Reflecting on 2021: A message from your Gold Commander

Dear Peasants Colleagues,

As we come to the end of the year I wanted to write directly to you and note your hard work and determination throughout 2021, despite all the terrible doubts you have had about my leadership and strategy. Even our new KU mascot, Pollyversity the Parrot, seems pleased.

I admit I had very much hoped that many more of you would give your wise VC and my wonderful Senior Team more praise in the recent staff survey, and I am disappointed about the levels of misery I have created across the institution again this year. I must say some of you wrote some very rude things about my leadership, but fortunately this will not be available to the wider public or parents of potential applicants. So there.

Unfortunately, we are once again entering a period of some uncertainty and must be prepared to adapt as necessary. This means I will, once again, be blaming the pandemic for all the poor management you have experienced (yet again) in 2021. In the meantime, you can all contribute to the mission and journey that I have set you.

I have made available via the main website a short set of slides, a snapshot consisting of just 500 images which describe many of my successes and achievements. Despite the continuing pressures of the pandemic, it has been a very rewarding year for me in many ways, and I am grateful for all the money the institution has paid me. You can be very proud of all that we have achieved together.

We kept our research and teaching going despite the challenges and chaos created by my latest round of course and subject closures, and we have supported many of our class of 2021 to graduate in the knowledge that they have managed to gain a Degree in subjects that we will never teach again. I am especially grateful for the concern and support shown to our students as they have had to adapt to a new wave of job losses and the disappearance of many of our best lecturers. My message is simple: adapt, or wallow in misery. The choice is yours.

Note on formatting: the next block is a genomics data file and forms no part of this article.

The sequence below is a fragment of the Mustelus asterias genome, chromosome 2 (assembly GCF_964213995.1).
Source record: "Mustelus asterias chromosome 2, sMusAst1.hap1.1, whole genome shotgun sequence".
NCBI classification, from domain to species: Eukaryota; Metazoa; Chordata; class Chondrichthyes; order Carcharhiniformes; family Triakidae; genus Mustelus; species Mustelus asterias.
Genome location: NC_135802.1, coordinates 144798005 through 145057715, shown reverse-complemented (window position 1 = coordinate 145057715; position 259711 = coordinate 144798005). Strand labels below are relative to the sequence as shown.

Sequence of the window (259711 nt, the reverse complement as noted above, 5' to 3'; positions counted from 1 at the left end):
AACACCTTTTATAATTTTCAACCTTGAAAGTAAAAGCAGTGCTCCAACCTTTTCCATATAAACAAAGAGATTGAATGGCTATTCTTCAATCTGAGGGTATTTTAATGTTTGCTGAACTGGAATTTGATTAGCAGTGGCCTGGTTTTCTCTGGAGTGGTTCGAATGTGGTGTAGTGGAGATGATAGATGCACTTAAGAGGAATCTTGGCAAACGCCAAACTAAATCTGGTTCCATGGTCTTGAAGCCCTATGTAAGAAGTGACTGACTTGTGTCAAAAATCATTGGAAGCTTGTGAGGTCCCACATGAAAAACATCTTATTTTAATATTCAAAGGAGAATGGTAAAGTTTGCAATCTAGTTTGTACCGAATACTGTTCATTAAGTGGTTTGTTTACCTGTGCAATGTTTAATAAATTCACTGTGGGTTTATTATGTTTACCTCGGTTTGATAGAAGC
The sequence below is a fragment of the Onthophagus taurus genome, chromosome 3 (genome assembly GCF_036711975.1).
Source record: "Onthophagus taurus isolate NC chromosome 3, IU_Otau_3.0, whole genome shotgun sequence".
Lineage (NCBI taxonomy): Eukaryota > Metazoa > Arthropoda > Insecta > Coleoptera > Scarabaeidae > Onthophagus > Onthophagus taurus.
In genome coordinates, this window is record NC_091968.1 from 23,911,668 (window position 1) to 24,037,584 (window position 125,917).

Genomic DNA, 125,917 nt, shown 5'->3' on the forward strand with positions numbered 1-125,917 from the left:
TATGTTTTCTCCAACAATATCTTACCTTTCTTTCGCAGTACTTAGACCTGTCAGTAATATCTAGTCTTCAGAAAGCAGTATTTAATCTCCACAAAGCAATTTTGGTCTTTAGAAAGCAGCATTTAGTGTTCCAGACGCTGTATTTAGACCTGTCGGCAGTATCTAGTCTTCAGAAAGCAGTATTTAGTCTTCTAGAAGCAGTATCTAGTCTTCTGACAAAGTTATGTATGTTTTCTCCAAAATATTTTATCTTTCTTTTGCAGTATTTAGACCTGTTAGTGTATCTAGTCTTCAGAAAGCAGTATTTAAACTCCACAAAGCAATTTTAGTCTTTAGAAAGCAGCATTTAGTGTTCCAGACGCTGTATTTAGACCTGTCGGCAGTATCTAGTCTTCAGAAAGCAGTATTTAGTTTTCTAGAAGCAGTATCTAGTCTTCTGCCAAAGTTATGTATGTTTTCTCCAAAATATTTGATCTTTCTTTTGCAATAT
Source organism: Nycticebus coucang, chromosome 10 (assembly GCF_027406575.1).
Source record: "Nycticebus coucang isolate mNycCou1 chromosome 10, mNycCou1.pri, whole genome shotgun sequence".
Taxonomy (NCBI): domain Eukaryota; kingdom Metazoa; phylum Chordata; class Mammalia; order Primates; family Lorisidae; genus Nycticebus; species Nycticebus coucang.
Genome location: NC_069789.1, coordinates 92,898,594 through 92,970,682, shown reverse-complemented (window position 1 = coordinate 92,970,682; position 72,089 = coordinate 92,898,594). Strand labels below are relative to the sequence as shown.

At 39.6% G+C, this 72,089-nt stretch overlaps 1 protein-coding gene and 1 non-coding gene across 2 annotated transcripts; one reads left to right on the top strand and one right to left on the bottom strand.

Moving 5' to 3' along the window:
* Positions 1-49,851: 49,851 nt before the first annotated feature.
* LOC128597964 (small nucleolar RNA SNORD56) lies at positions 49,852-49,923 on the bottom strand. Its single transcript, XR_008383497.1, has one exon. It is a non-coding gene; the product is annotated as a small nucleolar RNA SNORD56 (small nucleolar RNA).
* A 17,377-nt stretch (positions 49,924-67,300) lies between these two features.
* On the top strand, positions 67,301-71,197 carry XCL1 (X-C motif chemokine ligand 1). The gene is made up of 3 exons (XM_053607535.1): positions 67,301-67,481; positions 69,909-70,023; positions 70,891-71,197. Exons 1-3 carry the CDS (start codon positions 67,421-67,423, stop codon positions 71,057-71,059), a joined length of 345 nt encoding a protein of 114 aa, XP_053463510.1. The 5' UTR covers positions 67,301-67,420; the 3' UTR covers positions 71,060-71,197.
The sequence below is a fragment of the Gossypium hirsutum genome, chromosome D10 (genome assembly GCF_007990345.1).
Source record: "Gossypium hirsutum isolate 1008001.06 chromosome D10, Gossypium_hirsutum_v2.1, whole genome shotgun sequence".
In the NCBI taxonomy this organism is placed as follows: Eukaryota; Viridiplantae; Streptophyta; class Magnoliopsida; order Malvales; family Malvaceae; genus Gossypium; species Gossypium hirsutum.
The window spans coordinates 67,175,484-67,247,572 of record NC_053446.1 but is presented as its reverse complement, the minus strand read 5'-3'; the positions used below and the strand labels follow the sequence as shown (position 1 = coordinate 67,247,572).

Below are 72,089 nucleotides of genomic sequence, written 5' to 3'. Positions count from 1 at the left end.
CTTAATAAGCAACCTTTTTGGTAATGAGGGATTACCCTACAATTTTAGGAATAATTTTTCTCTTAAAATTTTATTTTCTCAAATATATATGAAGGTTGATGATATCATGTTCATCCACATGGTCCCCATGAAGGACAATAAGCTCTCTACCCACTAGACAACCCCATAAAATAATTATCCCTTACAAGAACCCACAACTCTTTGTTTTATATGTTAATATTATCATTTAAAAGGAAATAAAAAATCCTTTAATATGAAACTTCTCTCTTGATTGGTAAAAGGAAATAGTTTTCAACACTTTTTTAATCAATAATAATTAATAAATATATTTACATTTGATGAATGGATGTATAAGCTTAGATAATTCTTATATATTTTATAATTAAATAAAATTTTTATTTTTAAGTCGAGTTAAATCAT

This has also been another year in which Kingston has continued to improve its academic performance but undermine its reputation. We went up in most league tables, including in the teaching of Politics. However, we decided that Politics was still surplus to requirements, full of nonsense about ‘human rights’, power, policy, accountability and other such irrelevant things, and therefore not in touch with the market or the real world of ‘making things’.

Doing in action

Indeed, I have placed ‘doing things’, ‘making things’ and ‘creative skills’ at the very heart of KU’s mission, with my Future Skills campaign traumatizing dazzling all who are exposed to its make-do message. My campaign has highlighed the supreme importance of ‘creative education’, not just the creative and cultural industries but all sectors of our declining post-Brexit economy, especially those bits that can supply the skills for innovation that my wise vision says we need. Staff will notice that I have put my own creative skills into action throughout 2021: I have created, for example, loads of misery, uncertainty, poor staff  morale, cynicism and a great deal of negative feedback in the staff survey.